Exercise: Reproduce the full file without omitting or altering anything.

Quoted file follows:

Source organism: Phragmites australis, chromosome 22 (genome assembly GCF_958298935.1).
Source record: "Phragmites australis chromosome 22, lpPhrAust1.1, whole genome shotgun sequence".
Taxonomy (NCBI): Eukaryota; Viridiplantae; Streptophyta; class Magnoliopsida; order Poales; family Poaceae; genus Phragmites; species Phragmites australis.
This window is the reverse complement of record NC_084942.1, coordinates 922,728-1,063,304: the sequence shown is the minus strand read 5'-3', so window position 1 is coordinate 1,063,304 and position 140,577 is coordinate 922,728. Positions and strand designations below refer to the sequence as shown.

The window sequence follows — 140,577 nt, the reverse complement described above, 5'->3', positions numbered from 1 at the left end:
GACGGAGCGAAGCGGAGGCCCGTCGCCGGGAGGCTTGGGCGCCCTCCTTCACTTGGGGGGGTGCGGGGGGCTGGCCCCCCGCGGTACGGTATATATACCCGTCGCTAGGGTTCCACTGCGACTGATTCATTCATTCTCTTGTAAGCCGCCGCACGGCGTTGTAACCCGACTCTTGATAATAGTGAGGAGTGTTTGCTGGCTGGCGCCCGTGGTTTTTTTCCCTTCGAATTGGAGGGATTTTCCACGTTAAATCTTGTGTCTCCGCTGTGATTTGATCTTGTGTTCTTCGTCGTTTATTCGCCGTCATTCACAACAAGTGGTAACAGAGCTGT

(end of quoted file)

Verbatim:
Source organism: Phragmites australis, chromosome 22 (genome assembly GCF_958298935.1).
Source record: "Phragmites australis chromosome 22, lpPhrAust1.1, whole genome shotgun sequence".
Taxonomy (NCBI): Eukaryota; Viridiplantae; Streptophyta; class Magnoliopsida; order Poales; family Poaceae; genus Phragmites; species Phragmites australis.
This window is the reverse complement of record NC_084942.1, coordinates 922,728-1,063,304: the sequence shown is the minus strand read 5'-3', so window position 1 is coordinate 1,063,304 and position 140,577 is coordinate 922,728. Positions and strand designations below refer to the sequence as shown.

The window sequence follows — 140,577 nt, the reverse complement described above, 5'->3', positions numbered from 1 at the left end:
GACGGAGCGAAGCGGAGGCCCGTCGCCGGGAGGCTTGGGCGCCCTCCTTCACTTGGGGGGGTGCGGGGGGCTGGCCCCCCGCGGTACGGTATATATACCCGTCGCTAGGGTTCCACTGCGACTGATTCATTCATTCTCTTGTAAGCCGCCGCACGGCGTTGTAACCCGACTCTTGATAATAGTGAGGAGTGTTTGCTGGCTGGCGCCCGTGGTTTTTTTCCCTTCGAATTGGAGGGATTTTCCACGTTAAATCTTGTGTCTCCGCTGTGATTTGATCTTGTGTTCTTCGTCGTTTATTCGCCGTCATTCACAACAAGTGGTAACAGAGCTGT